While the rest of us spent the summer wincing at the news and Instagramming our hot dog legs, Neil Brand has been in a better place. In a Hollywood vision of Sherwood Forest, to be specific, cooking up a new score for Allan Dwan’s 1922 blockbuster Robin Hood, starring the wonderful Douglas Fairbanks. The score will be performed by the BBC Symphony Orchestra, conducted by Timothy Brock, at a special screening of the movie in the Barbican Hall on 14 October.
It’s a stellar year for silent film screenings in London, big and small, but there is one particular show I have been looking forward to for months …
Allan Dwan’s captivating, super-sized adaptation of Robin Hood, starring the athletic, charming Douglas Fairbanks, is one of my all-time favourite family-friendly silents. It has wit, and spectacle and action and a true star to recommend it. And who doesn’t love Robin Hood?
But there is another reason to anticipate this screening. Robin Hood screens at the Barbican in October, with the BBC Symphony Orchestra playing a brand new score, by the one and only Neil Brand, a veritable swashbuckler among film composers. The Barbican promises us that Brand’s score transforms and further enlivens the classic silent, adding “a new richness and relatability to the film’s building tension and dark humour”. I think this is going to be very special.
Robin Hood set a very good example when he robbed from the rich to give to the poor. You could win a pair of tickets to experience the movie, and the new score, for yourself (and a friend).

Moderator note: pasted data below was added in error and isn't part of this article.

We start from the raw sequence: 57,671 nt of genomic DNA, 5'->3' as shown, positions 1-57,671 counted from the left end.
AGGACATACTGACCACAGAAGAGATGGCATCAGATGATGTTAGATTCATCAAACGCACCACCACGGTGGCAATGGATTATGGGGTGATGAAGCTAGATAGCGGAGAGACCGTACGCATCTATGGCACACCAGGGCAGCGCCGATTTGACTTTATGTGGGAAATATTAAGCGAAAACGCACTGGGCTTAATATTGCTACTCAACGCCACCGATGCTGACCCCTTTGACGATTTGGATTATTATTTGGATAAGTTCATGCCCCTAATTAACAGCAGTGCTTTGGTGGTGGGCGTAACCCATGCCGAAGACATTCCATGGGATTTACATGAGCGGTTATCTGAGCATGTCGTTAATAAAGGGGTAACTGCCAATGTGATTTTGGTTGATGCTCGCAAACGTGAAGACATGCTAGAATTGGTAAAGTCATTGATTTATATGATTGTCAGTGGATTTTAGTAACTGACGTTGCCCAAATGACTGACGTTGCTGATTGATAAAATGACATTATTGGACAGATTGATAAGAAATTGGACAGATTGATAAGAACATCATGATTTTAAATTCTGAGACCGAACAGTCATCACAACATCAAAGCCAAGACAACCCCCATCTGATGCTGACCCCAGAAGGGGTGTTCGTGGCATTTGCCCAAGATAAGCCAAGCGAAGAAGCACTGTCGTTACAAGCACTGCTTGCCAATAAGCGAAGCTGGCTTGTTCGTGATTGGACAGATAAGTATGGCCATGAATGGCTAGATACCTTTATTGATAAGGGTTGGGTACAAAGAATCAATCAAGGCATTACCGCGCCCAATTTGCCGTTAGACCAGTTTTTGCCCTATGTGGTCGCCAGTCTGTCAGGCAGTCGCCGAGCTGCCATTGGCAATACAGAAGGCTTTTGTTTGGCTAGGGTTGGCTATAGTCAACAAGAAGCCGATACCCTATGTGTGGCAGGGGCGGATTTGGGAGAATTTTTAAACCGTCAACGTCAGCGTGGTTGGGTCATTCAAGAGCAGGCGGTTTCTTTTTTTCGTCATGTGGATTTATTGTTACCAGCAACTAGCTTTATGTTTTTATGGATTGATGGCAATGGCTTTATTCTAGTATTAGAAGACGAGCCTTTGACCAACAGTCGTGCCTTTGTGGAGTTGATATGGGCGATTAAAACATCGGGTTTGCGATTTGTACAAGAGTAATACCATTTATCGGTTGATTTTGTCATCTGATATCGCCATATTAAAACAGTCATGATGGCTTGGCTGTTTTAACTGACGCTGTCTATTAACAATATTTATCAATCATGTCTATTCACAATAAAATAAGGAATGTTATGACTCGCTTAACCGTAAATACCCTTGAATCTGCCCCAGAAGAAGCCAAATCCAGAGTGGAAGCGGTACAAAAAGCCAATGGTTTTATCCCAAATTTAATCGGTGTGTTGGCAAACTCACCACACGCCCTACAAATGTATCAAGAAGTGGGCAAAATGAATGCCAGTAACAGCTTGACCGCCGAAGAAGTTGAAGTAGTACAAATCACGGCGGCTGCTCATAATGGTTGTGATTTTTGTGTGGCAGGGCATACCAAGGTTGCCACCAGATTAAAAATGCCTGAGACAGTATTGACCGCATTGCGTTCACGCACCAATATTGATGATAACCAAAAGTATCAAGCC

I can tell you right now – the 2012 summer blockbusters will have nothing to match Robin Hood (1922). The towering sets, the impossible stunts, the mischievous humour, the prancing Merrie Men and at the heart of it all, handsome lunatic Douglas Fairbanks springing from one perilous situation to the next. In tights. It’s ridiculous, sure, but it’s ridiculously good fun too. Not for nothing did Kevin Brownlow call it “unique in every respect … as legendary as the story which inspired it.”
This July, Robin Hood will be shown in the grand surroundings of Chelsea’s Cadogan Hall, with an equally grand accompaniment – the Royal Philharmonic Orchestra playing a new score composed by John Scott. If you want to introduce your children to silent cinema, I can think of few better ways to do it. This quote from Scott bodes well for a feisty soundtrack and a thrilling night.
The film calls for an action-packed score. There is romance, intrigue, terror, spectacle, suspense, and as the story progresses it demands more and more, culminating in the spectacle of a royal wedding.